To set the scene I was teaching a class of grade nine students. I should note that while grade nine in Australia is the most reviled grade, in Japan it is one of the most hard working grades. To answer why in one sentence is nigh impossible. It has a lot to do with responsibility though. In Japan grade nine is the final grade for middle school. They have a great big, extremely important, will decide the rest of your life, test at the end of it. Actually it just determines which high school you can attend but that then determines the quality of your high school education, and ability to get into university. In short it is a pretty important test. That’s just a tangent though. Perhaps one day I’ll write a blog about it.

Back to what this blog is about and setting the scene. The students had to write answers to various English questions. One of the questions in this list was: What is the most important for you? I didn’t write the questions so don’t get up me for not adding thing or in life. While most of the students wrote things like friends and family a couple of them wrote life because YOLO. Well actually they didn’t quite write that. One wrote; if you die than you can’t do anything and the other wrote; you only have one life.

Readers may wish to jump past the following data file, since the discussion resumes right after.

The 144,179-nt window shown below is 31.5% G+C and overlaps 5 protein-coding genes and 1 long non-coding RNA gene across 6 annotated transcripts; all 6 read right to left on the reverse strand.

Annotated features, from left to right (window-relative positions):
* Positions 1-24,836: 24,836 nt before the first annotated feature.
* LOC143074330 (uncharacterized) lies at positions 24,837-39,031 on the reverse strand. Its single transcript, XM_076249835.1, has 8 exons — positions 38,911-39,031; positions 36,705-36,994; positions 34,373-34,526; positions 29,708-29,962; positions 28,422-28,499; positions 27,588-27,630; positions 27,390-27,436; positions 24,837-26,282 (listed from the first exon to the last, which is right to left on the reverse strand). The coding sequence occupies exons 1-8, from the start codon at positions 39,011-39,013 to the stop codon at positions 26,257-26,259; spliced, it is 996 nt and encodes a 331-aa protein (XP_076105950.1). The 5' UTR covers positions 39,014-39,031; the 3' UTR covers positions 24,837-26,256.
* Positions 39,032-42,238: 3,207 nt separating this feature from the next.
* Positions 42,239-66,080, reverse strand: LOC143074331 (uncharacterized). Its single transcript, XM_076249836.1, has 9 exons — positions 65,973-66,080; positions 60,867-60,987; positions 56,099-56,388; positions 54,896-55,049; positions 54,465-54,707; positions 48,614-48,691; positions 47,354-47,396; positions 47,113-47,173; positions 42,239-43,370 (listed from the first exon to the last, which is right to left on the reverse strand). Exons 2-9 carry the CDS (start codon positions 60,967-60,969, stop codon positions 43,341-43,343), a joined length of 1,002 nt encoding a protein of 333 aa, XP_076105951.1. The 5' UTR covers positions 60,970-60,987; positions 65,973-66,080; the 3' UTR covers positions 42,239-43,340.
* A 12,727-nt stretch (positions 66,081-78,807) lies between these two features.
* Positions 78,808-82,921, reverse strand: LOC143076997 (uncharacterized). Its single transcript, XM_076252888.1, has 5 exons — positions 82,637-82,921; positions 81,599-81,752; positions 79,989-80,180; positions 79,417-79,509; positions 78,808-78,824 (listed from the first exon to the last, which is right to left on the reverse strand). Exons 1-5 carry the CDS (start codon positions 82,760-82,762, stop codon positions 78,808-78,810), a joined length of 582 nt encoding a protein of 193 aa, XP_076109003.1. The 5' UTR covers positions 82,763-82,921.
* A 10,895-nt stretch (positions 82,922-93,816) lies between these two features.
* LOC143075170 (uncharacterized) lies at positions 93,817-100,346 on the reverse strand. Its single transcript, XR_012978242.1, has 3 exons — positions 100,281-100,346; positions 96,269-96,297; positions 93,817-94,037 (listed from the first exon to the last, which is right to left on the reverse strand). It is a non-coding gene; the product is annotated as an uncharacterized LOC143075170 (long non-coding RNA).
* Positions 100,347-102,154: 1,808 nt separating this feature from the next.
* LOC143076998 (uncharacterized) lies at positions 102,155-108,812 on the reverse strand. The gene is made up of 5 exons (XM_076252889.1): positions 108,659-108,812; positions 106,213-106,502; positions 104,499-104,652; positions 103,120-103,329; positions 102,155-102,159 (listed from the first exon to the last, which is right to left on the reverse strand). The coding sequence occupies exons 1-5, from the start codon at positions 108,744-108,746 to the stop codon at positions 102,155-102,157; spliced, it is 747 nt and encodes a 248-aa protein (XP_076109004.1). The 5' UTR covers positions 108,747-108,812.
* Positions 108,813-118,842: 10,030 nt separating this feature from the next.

This got me thinking about what the sentence means to the two cultures. In Australia a person who says you only live once is about to skydive, drive at 160 km/hr in a 50 zone or smash a bottle on table and glass someone in the face with it. Basically be a bogan. Don’t get me wrong, nothing wrong with skydiving. There is a percentage of YOLOians in Australia that use it to mean something pretty wholesome like YOLO so I’m going to go live my dream instead of YOLO so i’m going to be a dickhead.